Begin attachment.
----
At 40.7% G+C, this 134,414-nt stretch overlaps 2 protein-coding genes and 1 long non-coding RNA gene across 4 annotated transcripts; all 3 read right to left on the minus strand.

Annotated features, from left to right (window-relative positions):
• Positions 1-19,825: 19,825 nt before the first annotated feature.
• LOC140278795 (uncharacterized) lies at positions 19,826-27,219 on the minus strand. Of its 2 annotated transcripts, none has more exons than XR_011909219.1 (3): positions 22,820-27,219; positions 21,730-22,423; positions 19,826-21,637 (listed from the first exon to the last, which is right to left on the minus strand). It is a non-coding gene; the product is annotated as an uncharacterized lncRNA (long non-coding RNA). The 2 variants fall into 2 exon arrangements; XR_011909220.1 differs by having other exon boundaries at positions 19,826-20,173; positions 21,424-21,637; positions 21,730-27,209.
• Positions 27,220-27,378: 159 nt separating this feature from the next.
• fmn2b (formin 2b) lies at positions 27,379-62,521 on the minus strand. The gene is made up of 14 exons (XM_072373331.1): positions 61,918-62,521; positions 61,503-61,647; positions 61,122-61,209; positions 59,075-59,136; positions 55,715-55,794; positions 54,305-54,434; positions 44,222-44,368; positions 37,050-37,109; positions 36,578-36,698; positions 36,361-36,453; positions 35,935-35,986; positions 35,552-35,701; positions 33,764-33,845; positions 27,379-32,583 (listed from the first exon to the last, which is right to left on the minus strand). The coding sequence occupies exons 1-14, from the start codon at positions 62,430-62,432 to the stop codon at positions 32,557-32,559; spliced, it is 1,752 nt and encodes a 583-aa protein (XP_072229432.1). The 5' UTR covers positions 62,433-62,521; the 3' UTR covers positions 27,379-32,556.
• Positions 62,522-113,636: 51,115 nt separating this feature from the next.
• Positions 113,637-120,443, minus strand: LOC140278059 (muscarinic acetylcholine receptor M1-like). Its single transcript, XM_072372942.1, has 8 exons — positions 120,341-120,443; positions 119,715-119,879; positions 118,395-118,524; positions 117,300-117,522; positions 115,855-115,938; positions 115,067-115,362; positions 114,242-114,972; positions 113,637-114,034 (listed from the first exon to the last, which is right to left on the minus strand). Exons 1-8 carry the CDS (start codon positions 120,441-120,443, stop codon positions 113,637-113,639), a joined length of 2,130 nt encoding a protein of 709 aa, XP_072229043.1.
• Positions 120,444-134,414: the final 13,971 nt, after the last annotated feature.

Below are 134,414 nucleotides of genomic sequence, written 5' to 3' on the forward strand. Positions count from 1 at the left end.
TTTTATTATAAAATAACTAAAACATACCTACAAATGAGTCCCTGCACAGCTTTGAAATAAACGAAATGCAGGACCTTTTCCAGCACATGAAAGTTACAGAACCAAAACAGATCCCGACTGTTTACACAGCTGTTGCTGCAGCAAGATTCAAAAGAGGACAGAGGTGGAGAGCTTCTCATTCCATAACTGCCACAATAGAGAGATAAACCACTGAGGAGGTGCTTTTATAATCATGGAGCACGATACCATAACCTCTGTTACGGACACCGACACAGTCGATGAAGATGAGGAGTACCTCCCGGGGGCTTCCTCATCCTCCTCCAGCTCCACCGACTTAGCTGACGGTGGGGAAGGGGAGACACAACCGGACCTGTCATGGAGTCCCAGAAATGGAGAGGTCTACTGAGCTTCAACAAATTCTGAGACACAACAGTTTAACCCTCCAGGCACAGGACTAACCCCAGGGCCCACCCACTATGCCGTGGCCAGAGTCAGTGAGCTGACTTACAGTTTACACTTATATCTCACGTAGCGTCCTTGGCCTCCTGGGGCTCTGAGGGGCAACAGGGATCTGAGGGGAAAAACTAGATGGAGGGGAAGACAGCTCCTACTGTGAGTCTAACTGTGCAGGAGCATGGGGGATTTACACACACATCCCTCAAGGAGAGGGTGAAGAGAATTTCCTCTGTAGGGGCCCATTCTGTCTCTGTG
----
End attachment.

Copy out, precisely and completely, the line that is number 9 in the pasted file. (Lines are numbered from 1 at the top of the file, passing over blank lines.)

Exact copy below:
• Positions 120,444-134,414: the final 13,971 nt, after the last annotated feature.